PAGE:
Cardiac Glycosides in Human Physiology and Disease: Update for Entomologists
AbstractCardiac glycosides, cardenolides and bufadienolides, are elaborated by several plant or animal species to prevent grazing or predation. Entomologists have characterized several insect species that have evolved the ability to sequester these glycosides in their tissues to reduce their palatability and, thus, reduce predation. Cardiac glycosides are known to interact with the sodium- and potassium-activated adenosine triphosphatase, or sodium pump, through a specific receptor-binding site. Over the last couple of decades, and since entomologic studies, it has become clear that mammals synthesize endogenous cardenolides that closely resemble or are identical to compounds of plant origin and those sequestered by insects. The most important of these are ouabain-like compounds. These compounds are essential for the regulation of normal ionic physiology in mammals. Importantly, at physiologic picomolar or nanomolar concentrations, endogenous ouabain, a cardenolide, stimulates the sodium pump, activates second messengers, and may even function as a growth factor. This is in contrast to the pharmacologic or toxic micromolar or milimolar concentrations achieved after consumption of exogenous cardenolides (by consuming medications, plants, or insects), which inhibit the pump and result in either a desired medical outcome, or the toxic consequence of sodium pump inhibition. View Full-Text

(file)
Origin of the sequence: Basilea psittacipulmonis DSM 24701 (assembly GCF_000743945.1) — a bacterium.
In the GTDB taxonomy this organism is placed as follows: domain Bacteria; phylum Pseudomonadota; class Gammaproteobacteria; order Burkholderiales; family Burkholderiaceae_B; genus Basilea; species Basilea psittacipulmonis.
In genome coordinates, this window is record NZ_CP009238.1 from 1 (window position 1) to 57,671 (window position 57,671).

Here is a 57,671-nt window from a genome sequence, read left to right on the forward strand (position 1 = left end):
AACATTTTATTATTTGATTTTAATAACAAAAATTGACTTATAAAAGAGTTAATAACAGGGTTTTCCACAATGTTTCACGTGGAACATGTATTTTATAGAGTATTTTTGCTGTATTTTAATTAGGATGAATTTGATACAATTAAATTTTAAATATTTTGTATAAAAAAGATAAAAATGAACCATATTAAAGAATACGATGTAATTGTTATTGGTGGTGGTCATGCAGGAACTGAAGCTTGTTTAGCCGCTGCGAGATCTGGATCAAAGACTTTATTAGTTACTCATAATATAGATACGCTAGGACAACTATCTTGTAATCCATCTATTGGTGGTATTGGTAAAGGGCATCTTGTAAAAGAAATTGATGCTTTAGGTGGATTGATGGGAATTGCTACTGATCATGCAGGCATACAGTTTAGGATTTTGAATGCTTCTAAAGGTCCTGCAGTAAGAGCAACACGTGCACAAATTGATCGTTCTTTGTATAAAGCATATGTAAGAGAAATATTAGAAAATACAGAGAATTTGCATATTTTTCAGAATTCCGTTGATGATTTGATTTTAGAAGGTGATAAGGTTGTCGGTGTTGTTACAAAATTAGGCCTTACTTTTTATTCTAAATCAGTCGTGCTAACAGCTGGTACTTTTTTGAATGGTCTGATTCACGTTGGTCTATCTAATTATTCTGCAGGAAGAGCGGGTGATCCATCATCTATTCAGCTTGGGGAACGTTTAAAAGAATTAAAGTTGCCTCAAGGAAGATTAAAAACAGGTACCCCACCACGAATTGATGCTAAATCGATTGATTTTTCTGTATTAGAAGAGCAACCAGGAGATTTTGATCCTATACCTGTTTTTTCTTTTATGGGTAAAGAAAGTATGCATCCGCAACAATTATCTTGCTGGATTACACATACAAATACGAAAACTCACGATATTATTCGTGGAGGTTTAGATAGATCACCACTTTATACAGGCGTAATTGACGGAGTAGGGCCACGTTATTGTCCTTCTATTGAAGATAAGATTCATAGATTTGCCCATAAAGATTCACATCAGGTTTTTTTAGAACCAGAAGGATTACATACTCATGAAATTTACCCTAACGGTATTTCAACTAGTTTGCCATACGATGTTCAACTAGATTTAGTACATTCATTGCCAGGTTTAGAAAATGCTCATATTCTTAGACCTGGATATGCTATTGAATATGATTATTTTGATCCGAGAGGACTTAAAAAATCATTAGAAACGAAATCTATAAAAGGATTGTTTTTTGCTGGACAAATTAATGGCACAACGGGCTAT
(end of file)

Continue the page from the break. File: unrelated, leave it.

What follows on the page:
Share & Cite This Article
El-Mallakh, R.S.; Brar, K.S.; Yeruva, R.R. Cardiac Glycosides in Human Physiology and Disease: Update for Entomologists. Insects 2019, 10, 102.
El-Mallakh RS, Brar KS, Yeruva RR. Cardiac Glycosides in Human Physiology and Disease: Update for Entomologists. Insects. 2019; 10(4):102.Chicago/Turabian Style
El-Mallakh, Rif S.; Brar, Kanwarjeet S.; Yeruva, Rajashekar R. 2019. "Cardiac Glycosides in Human Physiology and Disease: Update for Entomologists." Insects 10, no. 4: 102.
Note that from the first issue of 2016, MDPI journals use article numbers instead of page numbers. See further details here.